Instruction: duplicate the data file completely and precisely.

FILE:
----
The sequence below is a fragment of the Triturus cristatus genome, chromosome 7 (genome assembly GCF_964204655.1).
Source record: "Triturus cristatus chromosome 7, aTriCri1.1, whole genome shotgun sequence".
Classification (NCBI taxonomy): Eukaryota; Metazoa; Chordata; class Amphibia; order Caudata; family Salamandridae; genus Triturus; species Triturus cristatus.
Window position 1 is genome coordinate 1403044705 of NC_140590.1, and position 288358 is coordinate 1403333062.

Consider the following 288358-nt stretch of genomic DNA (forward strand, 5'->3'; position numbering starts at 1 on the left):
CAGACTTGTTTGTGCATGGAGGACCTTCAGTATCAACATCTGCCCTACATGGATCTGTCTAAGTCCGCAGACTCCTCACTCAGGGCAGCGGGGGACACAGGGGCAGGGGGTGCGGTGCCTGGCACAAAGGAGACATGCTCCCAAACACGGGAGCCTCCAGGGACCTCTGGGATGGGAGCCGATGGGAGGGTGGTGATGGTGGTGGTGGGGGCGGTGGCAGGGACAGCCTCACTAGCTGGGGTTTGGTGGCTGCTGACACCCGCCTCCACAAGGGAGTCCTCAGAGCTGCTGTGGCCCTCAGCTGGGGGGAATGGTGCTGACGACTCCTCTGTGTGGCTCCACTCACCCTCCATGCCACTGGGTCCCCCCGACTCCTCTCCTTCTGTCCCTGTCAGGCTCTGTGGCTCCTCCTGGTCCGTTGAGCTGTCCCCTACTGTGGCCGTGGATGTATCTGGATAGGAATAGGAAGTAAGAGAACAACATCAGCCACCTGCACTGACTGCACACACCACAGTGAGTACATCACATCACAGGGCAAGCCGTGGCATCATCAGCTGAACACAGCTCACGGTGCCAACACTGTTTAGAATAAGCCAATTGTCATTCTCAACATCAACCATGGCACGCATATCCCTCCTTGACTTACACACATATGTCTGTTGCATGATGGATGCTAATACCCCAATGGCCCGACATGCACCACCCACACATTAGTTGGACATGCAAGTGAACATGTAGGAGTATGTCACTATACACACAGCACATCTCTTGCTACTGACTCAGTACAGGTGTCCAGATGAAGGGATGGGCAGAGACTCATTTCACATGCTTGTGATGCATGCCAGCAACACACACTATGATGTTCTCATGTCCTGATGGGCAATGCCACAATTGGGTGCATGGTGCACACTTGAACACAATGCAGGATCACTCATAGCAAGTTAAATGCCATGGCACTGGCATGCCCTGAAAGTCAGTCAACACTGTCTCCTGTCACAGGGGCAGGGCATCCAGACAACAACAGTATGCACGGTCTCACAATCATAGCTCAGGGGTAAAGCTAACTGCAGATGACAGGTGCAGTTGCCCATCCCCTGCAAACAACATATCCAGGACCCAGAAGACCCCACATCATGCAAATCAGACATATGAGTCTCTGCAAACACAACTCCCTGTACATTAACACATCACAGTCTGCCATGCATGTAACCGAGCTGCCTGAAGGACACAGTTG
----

The sequence below is a fragment of the Triturus cristatus genome, chromosome 7 (genome assembly GCF_964204655.1).
Source record: "Triturus cristatus chromosome 7, aTriCri1.1, whole genome shotgun sequence".
Classification (NCBI taxonomy): Eukaryota; Metazoa; Chordata; class Amphibia; order Caudata; family Salamandridae; genus Triturus; species Triturus cristatus.
Window position 1 is genome coordinate 1403044705 of NC_140590.1, and position 288358 is coordinate 1403333062.

Consider the following 288358-nt stretch of genomic DNA (forward strand, 5'->3'; position numbering starts at 1 on the left):
CAGACTTGTTTGTGCATGGAGGACCTTCAGTATCAACATCTGCCCTACATGGATCTGTCTAAGTCCGCAGACTCCTCACTCAGGGCAGCGGGGGACACAGGGGCAGGGGGTGCGGTGCCTGGCACAAAGGAGACATGCTCCCAAACACGGGAGCCTCCAGGGACCTCTGGGATGGGAGCCGATGGGAGGGTGGTGATGGTGGTGGTGGGGGCGGTGGCAGGGACAGCCTCACTAGCTGGGGTTTGGTGGCTGCTGACACCCGCCTCCACAAGGGAGTCCTCAGAGCTGCTGTGGCCCTCAGCTGGGGGGAATGGTGCTGACGACTCCTCTGTGTGGCTCCACTCACCCTCCATGCCACTGGGTCCCCCCGACTCCTCTCCTTCTGTCCCTGTCAGGCTCTGTGGCTCCTCCTGGTCCGTTGAGCTGTCCCCTACTGTGGCCGTGGATGTATCTGGATAGGAATAGGAAGTAAGAGAACAACATCAGCCACCTGCACTGACTGCACACACCACAGTGAGTACATCACATCACAGGGCAAGCCGTGGCATCATCAGCTGAACACAGCTCACGGTGCCAACACTGTTTAGAATAAGCCAATTGTCATTCTCAACATCAACCATGGCACGCATATCCCTCCTTGACTTACACACATATGTCTGTTGCATGATGGATGCTAATACCCCAATGGCCCGACATGCACCACCCACACATTAGTTGGACATGCAAGTGAACATGTAGGAGTATGTCACTATACACACAGCACATCTCTTGCTACTGACTCAGTACAGGTGTCCAGATGAAGGGATGGGCAGAGACTCATTTCACATGCTTGTGATGCATGCCAGCAACACACACTATGATGTTCTCATGTCCTGATGGGCAATGCCACAATTGGGTGCATGGTGCACACTTGAACACAATGCAGGATCACTCATAGCAAGTTAAATGCCATGGCACTGGCATGCCCTGAAAGTCAGTCAACACTGTCTCCTGTCACAGGGGCAGGGCATCCAGACAACAACAGTATGCACGGTCTCACAATCATAGCTCAGGGGTAAAGCTAACTGCAGATGACAGGTGCAGTTGCCCATCCCCTGCAAACAACATATCCAGGACCCAGAAGACCCCACATCATGCAAATCAGACATATGAGTCTCTGCAAACACAACTCCCTGTACATTAACACATCACAGTCTGCCATGCATGTAACCGAGCTGCCTGAAGGACACAGTTG